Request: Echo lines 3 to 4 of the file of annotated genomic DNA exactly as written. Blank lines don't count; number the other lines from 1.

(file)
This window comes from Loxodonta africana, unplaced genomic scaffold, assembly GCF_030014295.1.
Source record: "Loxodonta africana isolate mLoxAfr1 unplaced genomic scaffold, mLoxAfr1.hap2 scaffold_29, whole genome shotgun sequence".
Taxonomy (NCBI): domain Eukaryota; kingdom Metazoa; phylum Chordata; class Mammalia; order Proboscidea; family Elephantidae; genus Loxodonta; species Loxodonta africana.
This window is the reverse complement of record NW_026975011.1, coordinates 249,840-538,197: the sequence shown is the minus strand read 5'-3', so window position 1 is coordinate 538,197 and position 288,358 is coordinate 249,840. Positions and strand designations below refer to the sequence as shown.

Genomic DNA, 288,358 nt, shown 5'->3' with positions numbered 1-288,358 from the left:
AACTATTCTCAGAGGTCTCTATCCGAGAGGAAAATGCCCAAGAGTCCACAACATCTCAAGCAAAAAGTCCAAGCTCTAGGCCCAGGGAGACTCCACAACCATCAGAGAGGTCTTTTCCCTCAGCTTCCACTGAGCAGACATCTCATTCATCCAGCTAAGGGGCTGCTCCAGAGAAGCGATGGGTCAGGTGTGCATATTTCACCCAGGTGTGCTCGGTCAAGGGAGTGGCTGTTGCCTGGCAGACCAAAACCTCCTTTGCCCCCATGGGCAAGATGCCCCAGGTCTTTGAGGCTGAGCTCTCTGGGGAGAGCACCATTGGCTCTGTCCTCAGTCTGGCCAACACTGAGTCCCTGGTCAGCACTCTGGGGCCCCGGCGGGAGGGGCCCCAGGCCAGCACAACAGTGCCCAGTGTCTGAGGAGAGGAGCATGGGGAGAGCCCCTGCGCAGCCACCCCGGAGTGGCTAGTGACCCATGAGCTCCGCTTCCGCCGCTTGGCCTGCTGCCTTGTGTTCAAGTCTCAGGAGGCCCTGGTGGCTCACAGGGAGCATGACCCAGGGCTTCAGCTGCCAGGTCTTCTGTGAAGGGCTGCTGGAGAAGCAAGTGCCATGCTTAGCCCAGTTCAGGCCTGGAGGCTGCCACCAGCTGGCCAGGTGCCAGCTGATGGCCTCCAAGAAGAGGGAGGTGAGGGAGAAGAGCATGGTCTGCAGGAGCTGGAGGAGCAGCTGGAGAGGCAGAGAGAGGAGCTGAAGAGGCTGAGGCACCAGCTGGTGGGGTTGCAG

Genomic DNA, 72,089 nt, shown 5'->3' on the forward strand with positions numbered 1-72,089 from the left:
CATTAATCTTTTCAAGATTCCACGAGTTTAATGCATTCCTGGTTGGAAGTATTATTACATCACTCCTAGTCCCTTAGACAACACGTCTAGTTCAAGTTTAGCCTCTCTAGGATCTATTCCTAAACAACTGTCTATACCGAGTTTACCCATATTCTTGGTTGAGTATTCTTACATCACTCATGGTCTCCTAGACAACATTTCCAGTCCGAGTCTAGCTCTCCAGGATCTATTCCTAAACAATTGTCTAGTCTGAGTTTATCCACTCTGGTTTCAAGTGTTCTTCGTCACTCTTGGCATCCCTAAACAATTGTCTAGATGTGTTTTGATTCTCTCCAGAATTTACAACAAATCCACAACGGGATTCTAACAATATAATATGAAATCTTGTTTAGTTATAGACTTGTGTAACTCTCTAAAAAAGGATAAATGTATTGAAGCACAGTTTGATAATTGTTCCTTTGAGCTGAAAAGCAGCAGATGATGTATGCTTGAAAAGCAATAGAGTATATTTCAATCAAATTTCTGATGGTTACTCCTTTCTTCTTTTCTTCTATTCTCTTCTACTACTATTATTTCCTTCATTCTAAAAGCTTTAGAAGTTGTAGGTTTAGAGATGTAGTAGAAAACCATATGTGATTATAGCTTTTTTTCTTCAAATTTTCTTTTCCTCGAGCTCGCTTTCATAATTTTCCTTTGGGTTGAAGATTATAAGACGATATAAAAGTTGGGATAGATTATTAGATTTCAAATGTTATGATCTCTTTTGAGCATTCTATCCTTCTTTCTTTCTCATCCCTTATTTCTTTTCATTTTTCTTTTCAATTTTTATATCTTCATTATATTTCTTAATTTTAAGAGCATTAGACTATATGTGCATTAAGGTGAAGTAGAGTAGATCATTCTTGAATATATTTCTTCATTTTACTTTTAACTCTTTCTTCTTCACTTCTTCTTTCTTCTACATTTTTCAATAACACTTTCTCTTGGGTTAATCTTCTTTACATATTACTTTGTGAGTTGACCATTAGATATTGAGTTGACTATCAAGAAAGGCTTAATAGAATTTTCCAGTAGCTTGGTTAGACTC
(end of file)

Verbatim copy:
Taxonomy (NCBI): domain Eukaryota; kingdom Metazoa; phylum Chordata; class Mammalia; order Proboscidea; family Elephantidae; genus Loxodonta; species Loxodonta africana.
This window is the reverse complement of record NW_026975011.1, coordinates 249,840-538,197: the sequence shown is the minus strand read 5'-3', so window position 1 is coordinate 538,197 and position 288,358 is coordinate 249,840. Positions and strand designations below refer to the sequence as shown.